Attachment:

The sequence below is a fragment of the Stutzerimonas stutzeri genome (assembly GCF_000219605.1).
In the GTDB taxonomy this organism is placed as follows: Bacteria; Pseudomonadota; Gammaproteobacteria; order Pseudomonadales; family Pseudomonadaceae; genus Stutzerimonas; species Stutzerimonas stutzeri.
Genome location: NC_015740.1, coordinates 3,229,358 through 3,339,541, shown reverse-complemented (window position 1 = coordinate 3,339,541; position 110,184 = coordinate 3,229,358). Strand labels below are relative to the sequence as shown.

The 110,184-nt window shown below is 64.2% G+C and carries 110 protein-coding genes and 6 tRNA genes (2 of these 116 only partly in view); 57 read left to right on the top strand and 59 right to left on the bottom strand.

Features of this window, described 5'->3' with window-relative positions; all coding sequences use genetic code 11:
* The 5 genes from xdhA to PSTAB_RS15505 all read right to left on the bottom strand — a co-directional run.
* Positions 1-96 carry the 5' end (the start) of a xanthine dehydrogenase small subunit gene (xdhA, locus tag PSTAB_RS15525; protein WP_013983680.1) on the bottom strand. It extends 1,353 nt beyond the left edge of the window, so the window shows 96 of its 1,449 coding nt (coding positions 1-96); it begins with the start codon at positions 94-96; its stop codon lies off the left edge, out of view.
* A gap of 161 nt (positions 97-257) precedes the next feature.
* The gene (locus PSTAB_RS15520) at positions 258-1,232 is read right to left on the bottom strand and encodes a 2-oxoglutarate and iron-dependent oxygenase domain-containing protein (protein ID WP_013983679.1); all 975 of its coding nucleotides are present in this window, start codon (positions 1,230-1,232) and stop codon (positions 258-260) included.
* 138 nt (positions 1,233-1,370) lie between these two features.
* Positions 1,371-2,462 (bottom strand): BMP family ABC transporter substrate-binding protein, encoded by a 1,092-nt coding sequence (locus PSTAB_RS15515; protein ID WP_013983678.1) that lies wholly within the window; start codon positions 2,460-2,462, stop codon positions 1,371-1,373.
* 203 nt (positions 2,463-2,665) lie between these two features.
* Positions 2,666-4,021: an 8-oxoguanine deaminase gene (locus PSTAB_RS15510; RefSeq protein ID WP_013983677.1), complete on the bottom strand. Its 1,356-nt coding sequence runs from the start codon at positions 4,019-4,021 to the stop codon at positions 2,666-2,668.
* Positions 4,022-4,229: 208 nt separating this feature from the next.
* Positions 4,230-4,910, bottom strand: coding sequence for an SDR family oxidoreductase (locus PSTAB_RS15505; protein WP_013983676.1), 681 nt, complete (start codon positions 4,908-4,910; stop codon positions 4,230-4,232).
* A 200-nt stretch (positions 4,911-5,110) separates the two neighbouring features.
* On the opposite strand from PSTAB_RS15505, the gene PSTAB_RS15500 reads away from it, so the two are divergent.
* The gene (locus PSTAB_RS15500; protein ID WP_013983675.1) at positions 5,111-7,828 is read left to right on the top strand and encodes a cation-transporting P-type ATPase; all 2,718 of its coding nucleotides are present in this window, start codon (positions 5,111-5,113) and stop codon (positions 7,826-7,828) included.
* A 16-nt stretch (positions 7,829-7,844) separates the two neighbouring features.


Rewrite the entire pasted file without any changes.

The sequence below is a fragment of the Stutzerimonas stutzeri genome (assembly GCF_000219605.1).
In the GTDB taxonomy this organism is placed as follows: Bacteria; Pseudomonadota; Gammaproteobacteria; order Pseudomonadales; family Pseudomonadaceae; genus Stutzerimonas; species Stutzerimonas stutzeri.
Genome location: NC_015740.1, coordinates 3,229,358 through 3,339,541, shown reverse-complemented (window position 1 = coordinate 3,339,541; position 110,184 = coordinate 3,229,358). Strand labels below are relative to the sequence as shown.

The 110,184-nt window shown below is 64.2% G+C and carries 110 protein-coding genes and 6 tRNA genes (2 of these 116 only partly in view); 57 read left to right on the top strand and 59 right to left on the bottom strand.

Features of this window, described 5'->3' with window-relative positions; all coding sequences use genetic code 11:
* The 5 genes from xdhA to PSTAB_RS15505 all read right to left on the bottom strand — a co-directional run.
* Positions 1-96 carry the 5' end (the start) of a xanthine dehydrogenase small subunit gene (xdhA, locus tag PSTAB_RS15525; protein WP_013983680.1) on the bottom strand. It extends 1,353 nt beyond the left edge of the window, so the window shows 96 of its 1,449 coding nt (coding positions 1-96); it begins with the start codon at positions 94-96; its stop codon lies off the left edge, out of view.
* A gap of 161 nt (positions 97-257) precedes the next feature.
* The gene (locus PSTAB_RS15520) at positions 258-1,232 is read right to left on the bottom strand and encodes a 2-oxoglutarate and iron-dependent oxygenase domain-containing protein (protein ID WP_013983679.1); all 975 of its coding nucleotides are present in this window, start codon (positions 1,230-1,232) and stop codon (positions 258-260) included.
* 138 nt (positions 1,233-1,370) lie between these two features.
* Positions 1,371-2,462 (bottom strand): BMP family ABC transporter substrate-binding protein, encoded by a 1,092-nt coding sequence (locus PSTAB_RS15515; protein ID WP_013983678.1) that lies wholly within the window; start codon positions 2,460-2,462, stop codon positions 1,371-1,373.
* 203 nt (positions 2,463-2,665) lie between these two features.
* Positions 2,666-4,021: an 8-oxoguanine deaminase gene (locus PSTAB_RS15510; RefSeq protein ID WP_013983677.1), complete on the bottom strand. Its 1,356-nt coding sequence runs from the start codon at positions 4,019-4,021 to the stop codon at positions 2,666-2,668.
* Positions 4,022-4,229: 208 nt separating this feature from the next.
* Positions 4,230-4,910, bottom strand: coding sequence for an SDR family oxidoreductase (locus PSTAB_RS15505; protein WP_013983676.1), 681 nt, complete (start codon positions 4,908-4,910; stop codon positions 4,230-4,232).
* A 200-nt stretch (positions 4,911-5,110) separates the two neighbouring features.
* On the opposite strand from PSTAB_RS15505, the gene PSTAB_RS15500 reads away from it, so the two are divergent.
* The gene (locus PSTAB_RS15500; protein ID WP_013983675.1) at positions 5,111-7,828 is read left to right on the top strand and encodes a cation-transporting P-type ATPase; all 2,718 of its coding nucleotides are present in this window, start codon (positions 5,111-5,113) and stop codon (positions 7,826-7,828) included.
* A 16-nt stretch (positions 7,829-7,844) separates the two neighbouring features.